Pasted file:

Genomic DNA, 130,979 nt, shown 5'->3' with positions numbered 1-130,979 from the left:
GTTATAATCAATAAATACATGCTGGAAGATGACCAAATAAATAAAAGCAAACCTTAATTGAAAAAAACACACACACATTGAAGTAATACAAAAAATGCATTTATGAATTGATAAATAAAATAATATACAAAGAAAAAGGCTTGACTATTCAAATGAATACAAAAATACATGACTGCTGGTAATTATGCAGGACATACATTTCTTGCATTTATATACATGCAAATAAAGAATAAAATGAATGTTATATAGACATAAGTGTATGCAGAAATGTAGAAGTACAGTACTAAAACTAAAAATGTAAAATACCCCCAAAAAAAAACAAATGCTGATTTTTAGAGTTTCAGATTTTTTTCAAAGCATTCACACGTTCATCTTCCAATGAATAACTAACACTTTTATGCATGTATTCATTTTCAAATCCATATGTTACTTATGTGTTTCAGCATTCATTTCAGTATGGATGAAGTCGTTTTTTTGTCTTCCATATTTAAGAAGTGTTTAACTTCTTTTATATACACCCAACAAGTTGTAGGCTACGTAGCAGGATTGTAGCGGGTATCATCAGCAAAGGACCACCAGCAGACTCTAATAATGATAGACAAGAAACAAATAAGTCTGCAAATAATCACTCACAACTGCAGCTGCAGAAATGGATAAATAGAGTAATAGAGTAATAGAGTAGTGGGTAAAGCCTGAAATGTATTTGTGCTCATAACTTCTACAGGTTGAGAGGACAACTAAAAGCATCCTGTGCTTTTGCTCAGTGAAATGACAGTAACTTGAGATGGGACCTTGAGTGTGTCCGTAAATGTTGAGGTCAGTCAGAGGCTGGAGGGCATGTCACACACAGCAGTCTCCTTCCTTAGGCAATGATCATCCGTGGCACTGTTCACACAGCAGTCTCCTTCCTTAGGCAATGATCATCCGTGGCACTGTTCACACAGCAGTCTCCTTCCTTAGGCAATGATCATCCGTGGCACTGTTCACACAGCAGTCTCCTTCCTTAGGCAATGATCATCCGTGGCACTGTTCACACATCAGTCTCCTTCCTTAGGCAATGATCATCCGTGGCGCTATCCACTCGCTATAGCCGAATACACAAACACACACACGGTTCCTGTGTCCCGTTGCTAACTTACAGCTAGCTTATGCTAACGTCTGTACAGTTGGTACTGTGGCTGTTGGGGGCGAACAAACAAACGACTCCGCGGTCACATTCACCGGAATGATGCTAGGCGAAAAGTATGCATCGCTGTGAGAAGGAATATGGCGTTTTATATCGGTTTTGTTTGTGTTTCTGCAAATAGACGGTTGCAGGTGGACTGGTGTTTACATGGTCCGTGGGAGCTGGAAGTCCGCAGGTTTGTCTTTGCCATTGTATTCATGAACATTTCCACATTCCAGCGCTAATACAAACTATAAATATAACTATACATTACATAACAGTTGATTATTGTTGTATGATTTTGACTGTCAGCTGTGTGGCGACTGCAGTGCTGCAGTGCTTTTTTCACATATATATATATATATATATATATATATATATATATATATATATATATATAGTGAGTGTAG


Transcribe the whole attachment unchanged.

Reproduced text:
Genomic DNA, 130,979 nt, shown 5'->3' with positions numbered 1-130,979 from the left:
GTTATAATCAATAAATACATGCTGGAAGATGACCAAATAAATAAAAGCAAACCTTAATTGAAAAAAACACACACACATTGAAGTAATACAAAAAATGCATTTATGAATTGATAAATAAAATAATATACAAAGAAAAAGGCTTGACTATTCAAATGAATACAAAAATACATGACTGCTGGTAATTATGCAGGACATACATTTCTTGCATTTATATACATGCAAATAAAGAATAAAATGAATGTTATATAGACATAAGTGTATGCAGAAATGTAGAAGTACAGTACTAAAACTAAAAATGTAAAATACCCCCAAAAAAAAACAAATGCTGATTTTTAGAGTTTCAGATTTTTTTCAAAGCATTCACACGTTCATCTTCCAATGAATAACTAACACTTTTATGCATGTATTCATTTTCAAATCCATATGTTACTTATGTGTTTCAGCATTCATTTCAGTATGGATGAAGTCGTTTTTTTGTCTTCCATATTTAAGAAGTGTTTAACTTCTTTTATATACACCCAACAAGTTGTAGGCTACGTAGCAGGATTGTAGCGGGTATCATCAGCAAAGGACCACCAGCAGACTCTAATAATGATAGACAAGAAACAAATAAGTCTGCAAATAATCACTCACAACTGCAGCTGCAGAAATGGATAAATAGAGTAATAGAGTAATAGAGTAGTGGGTAAAGCCTGAAATGTATTTGTGCTCATAACTTCTACAGGTTGAGAGGACAACTAAAAGCATCCTGTGCTTTTGCTCAGTGAAATGACAGTAACTTGAGATGGGACCTTGAGTGTGTCCGTAAATGTTGAGGTCAGTCAGAGGCTGGAGGGCATGTCACACACAGCAGTCTCCTTCCTTAGGCAATGATCATCCGTGGCACTGTTCACACAGCAGTCTCCTTCCTTAGGCAATGATCATCCGTGGCACTGTTCACACAGCAGTCTCCTTCCTTAGGCAATGATCATCCGTGGCACTGTTCACACAGCAGTCTCCTTCCTTAGGCAATGATCATCCGTGGCACTGTTCACACATCAGTCTCCTTCCTTAGGCAATGATCATCCGTGGCGCTATCCACTCGCTATAGCCGAATACACAAACACACACACGGTTCCTGTGTCCCGTTGCTAACTTACAGCTAGCTTATGCTAACGTCTGTACAGTTGGTACTGTGGCTGTTGGGGGCGAACAAACAAACGACTCCGCGGTCACATTCACCGGAATGATGCTAGGCGAAAAGTATGCATCGCTGTGAGAAGGAATATGGCGTTTTATATCGGTTTTGTTTGTGTTTCTGCAAATAGACGGTTGCAGGTGGACTGGTGTTTACATGGTCCGTGGGAGCTGGAAGTCCGCAGGTTTGTCTTTGCCATTGTATTCATGAACATTTCCACATTCCAGCGCTAATACAAACTATAAATATAACTATACATTACATAACAGTTGATTATTGTTGTATGATTTTGACTGTCAGCTGTGTGGCGACTGCAGTGCTGCAGTGCTTTTTTCACATATATATATATATATATATATATATATATATATATATATATATATATATAGTGAGTGTAG